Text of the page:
There are software programs that can help a driver plan routes.
There are also online mapping services such as Google Maps and MapQuest to help drivers plan routes. (Please be advised that online mapping services are not foolproof and do not necessarily provide info on height, weight or truck restrictions.)
Drivers who have a CB radio with a built-in weather band can listen to weather updates; but unfortunately, the updates provided usually don't tell drivers which roads go through storm-affected areas.
home support team can provide assistance.
It sure helped us save money on washing and drying.
Eventually, the company did away with this service, but they provided the drivers with 5 company-branded t-shirts, one for each work day through the week.
It was up to Vicki to keep them laundered and ready for wearing.
When Mike drove regionally, Vicki helped Mike save money on work shirts by shopping for them at thrift stores.
One of her favorite places to shop for clothes is a store that sells all garments for $1 (yes, a dollar) apiece -- no matter what size or condition the piece is in.
Occasionally, she has found garments that are brand new or like new -- including long sleeved dress shirts with brand names like Van Heusen! (Of course, Mike doesn't wear fancy dress shirts when driving a truck, but the point is that all of the garments at this thrift shop can be a really good value.)
You may be aware that many times clothing in big and tall sizes can cost more than the same style in standard sizes. Not so at the thrift shop where we like to shop.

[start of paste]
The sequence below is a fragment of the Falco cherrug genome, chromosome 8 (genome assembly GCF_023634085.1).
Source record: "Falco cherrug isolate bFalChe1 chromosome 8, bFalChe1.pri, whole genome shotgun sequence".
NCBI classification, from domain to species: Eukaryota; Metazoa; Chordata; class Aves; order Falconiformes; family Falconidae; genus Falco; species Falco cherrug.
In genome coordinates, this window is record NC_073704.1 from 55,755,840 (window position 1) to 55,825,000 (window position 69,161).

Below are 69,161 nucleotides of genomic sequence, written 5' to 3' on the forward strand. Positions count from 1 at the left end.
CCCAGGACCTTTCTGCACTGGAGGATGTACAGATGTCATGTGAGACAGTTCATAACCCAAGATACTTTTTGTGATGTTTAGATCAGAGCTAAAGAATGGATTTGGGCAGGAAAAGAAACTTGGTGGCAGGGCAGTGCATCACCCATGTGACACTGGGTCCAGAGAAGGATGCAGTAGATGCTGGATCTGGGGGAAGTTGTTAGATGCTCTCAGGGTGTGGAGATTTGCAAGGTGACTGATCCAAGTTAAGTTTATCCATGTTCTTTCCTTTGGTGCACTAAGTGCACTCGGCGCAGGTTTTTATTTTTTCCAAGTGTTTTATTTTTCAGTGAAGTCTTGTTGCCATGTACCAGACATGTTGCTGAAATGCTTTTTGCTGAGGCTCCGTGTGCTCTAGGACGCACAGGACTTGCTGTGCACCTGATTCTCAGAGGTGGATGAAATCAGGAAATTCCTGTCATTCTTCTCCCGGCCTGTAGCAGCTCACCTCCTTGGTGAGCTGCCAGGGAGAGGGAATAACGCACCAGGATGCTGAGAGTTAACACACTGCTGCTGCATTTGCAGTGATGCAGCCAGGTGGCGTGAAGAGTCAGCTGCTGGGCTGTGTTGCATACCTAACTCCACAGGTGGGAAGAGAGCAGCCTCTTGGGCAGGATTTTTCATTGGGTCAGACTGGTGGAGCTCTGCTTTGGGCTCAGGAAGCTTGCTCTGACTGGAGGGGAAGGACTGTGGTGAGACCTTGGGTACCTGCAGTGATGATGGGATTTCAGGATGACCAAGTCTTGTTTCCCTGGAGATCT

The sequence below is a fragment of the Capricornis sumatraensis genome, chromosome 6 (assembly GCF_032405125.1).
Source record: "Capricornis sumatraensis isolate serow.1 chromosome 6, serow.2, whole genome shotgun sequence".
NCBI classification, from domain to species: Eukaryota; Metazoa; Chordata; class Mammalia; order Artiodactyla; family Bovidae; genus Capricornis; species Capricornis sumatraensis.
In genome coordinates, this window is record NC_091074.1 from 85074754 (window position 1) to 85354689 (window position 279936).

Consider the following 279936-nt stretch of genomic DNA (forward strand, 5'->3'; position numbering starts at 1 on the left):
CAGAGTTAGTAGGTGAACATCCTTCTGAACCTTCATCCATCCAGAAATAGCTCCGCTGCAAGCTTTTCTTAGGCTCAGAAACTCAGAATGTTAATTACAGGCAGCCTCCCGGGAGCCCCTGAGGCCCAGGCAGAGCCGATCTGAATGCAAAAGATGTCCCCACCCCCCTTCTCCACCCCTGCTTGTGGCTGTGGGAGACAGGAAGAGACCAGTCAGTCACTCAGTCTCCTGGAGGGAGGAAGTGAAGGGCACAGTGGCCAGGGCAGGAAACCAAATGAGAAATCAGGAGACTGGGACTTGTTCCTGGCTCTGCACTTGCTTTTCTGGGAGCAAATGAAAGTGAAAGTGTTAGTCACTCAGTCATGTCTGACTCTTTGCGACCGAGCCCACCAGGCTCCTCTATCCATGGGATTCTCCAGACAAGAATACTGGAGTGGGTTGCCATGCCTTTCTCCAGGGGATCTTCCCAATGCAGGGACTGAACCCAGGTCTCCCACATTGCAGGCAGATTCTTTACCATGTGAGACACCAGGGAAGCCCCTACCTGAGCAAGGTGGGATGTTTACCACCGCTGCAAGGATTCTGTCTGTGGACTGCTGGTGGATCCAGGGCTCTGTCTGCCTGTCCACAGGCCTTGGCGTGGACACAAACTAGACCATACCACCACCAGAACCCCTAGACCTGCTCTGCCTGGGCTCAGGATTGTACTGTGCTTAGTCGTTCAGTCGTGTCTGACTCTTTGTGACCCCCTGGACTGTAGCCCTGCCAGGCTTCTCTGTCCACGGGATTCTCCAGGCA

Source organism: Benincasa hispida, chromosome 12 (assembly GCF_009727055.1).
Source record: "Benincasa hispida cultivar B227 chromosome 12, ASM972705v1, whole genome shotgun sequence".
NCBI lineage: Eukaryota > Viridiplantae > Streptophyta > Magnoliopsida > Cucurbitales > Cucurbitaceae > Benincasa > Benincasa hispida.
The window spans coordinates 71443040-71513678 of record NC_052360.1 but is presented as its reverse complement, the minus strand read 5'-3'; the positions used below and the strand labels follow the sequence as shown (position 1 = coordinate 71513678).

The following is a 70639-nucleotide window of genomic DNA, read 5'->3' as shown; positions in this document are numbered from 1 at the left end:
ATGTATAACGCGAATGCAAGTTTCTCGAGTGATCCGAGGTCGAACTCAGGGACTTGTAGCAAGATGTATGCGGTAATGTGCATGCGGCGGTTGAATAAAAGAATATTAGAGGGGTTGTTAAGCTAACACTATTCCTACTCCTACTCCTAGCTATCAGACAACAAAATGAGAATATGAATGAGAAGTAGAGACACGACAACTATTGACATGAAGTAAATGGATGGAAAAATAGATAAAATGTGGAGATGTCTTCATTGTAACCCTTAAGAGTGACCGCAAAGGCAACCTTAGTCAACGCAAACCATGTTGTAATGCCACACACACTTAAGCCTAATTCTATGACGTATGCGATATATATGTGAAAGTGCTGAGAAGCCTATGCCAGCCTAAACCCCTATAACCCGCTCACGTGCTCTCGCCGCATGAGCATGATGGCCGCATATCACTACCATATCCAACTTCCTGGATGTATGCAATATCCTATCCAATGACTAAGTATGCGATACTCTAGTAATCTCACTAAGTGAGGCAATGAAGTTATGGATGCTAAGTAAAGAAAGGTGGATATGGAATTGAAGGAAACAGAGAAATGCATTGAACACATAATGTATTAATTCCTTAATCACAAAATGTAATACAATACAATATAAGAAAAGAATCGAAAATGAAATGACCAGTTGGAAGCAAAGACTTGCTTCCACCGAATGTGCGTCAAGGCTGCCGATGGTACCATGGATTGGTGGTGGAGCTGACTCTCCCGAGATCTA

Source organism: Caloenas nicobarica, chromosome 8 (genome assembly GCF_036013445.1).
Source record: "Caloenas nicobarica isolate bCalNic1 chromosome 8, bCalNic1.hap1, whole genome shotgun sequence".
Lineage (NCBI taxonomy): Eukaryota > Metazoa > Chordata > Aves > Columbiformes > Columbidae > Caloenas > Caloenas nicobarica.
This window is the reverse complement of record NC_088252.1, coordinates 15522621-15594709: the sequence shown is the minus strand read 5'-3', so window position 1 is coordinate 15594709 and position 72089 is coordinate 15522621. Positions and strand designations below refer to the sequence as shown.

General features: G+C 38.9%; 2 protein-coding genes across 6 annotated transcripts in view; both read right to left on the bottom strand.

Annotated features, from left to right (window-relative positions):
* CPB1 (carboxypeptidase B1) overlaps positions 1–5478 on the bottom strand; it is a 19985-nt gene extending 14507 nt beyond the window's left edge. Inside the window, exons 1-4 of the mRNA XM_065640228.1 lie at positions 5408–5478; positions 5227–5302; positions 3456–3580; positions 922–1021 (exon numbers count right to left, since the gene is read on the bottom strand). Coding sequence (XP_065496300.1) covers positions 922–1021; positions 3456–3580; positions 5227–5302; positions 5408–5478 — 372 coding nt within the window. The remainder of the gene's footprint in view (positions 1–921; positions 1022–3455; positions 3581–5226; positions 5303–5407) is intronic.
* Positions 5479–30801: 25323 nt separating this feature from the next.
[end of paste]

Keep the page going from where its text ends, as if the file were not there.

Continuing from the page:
One day in 2008, Vicki purchased from this thrift shop 10 shirts for Mike for $10 in various conditions, from practically brand new to well-loved. All but one of the shirts fit Mike well. She congratulated herself on being a good steward of their money.
In 2010, Mike and Vicki were able to visit this specific thrift store together. Instead of just guessing at Mike's size this time and hoping all the shirts fit him, he was able to try them on.
She sorted through the shirts on the racks for those she thought might be his size and made multiple trips to the fitting room. She even found one pretty shirt that fit her!
We bought only the ones that were a good fit and the right color to complement our coloring.
Of course, part of being the home support team includes mending the work clothes that develop rips, tears and holes -- even on company uniforms -- until they are no longer usable. We address separately how to patch jeans.
When Mike drove OTR (being on the road on average for a week or two at a time), he took with him enough clothing to last 2.5 weeks.
When he came home, Vicki washed his clothes.
Twice during our time in trucking, we have been "homeless."
The first time is when we drove as a team. The second time, Vicki rode with Mike full-time. She packed about 2.5 weeks' worth of clothing during those times, too.
Naturally, when drivers (and their passengers) run out of clean clothes on the road, it is a smart thing to have supplies to do laundry on the road.
At a minimum, you will need to have
The most important way that Vicki serves as Mike's home support team is by supplying his meals in various ways.
When he was on the road regionally, sometimes he would eat out in a restaurant. But constant eating out can get very expensive. So we had a plan...
Before Mike left for time on the road, Vicki provided him (or us) with perishable food, frozen food and foods preserved by canning. (She enjoyed growing some food in her home garden.)
When she rode with him, she was his in-truck home support team and worked to make sure that we ate nutritious food.
Sometimes shopping for food on the road is a challenge, but it can be done (even if the only products at one's disposal are from the store in a truck stop).
When we went on the road, Mike loaded up our ice chest with perishable and frozen foods that had either already been prepared or could be prepared.
Those foods supplemented the foods that Vicki canned until those ran out.
Mike stored the canned foods under the bunk of his truck.